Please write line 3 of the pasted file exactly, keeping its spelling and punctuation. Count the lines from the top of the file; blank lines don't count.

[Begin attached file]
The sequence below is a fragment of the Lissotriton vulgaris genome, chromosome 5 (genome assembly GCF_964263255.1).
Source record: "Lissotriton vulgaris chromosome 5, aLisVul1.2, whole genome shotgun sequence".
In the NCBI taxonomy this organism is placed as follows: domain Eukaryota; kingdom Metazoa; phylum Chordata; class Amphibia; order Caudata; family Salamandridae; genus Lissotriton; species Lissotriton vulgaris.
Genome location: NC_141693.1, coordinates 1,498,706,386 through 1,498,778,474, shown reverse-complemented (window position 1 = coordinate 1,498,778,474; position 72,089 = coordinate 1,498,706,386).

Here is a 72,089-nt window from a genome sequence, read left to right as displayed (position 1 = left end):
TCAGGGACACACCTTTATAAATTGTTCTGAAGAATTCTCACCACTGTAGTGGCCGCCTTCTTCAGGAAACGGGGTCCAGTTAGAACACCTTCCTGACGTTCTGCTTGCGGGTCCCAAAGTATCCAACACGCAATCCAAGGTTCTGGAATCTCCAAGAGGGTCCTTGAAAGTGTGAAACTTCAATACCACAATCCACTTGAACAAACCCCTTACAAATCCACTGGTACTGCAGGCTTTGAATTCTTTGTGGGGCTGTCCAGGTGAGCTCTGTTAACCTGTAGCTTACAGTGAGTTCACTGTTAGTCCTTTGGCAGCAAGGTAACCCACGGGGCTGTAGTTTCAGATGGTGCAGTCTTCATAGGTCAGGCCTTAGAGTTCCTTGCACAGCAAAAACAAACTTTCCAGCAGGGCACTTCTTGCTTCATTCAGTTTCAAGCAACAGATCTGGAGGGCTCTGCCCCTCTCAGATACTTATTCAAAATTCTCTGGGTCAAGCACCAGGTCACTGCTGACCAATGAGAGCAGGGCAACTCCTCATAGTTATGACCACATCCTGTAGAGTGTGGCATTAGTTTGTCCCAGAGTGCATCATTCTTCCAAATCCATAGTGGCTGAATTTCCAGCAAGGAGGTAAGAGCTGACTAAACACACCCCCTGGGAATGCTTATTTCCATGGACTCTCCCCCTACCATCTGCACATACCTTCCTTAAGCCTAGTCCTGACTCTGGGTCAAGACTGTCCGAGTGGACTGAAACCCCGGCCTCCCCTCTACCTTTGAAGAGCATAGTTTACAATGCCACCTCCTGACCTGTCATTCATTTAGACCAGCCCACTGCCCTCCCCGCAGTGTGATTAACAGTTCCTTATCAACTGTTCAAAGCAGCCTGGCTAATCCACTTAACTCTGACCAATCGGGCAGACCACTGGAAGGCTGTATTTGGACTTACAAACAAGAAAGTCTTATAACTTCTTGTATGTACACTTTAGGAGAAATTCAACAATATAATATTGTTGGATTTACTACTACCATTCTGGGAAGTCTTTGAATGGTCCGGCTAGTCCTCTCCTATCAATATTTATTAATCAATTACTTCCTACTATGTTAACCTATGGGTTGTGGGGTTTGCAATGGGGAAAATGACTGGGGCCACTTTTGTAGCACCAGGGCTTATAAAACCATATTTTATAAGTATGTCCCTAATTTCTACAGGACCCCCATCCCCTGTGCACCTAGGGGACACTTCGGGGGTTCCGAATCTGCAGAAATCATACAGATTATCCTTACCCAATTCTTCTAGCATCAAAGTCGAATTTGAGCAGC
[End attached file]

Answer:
In the NCBI taxonomy this organism is placed as follows: domain Eukaryota; kingdom Metazoa; phylum Chordata; class Amphibia; order Caudata; family Salamandridae; genus Lissotriton; species Lissotriton vulgaris.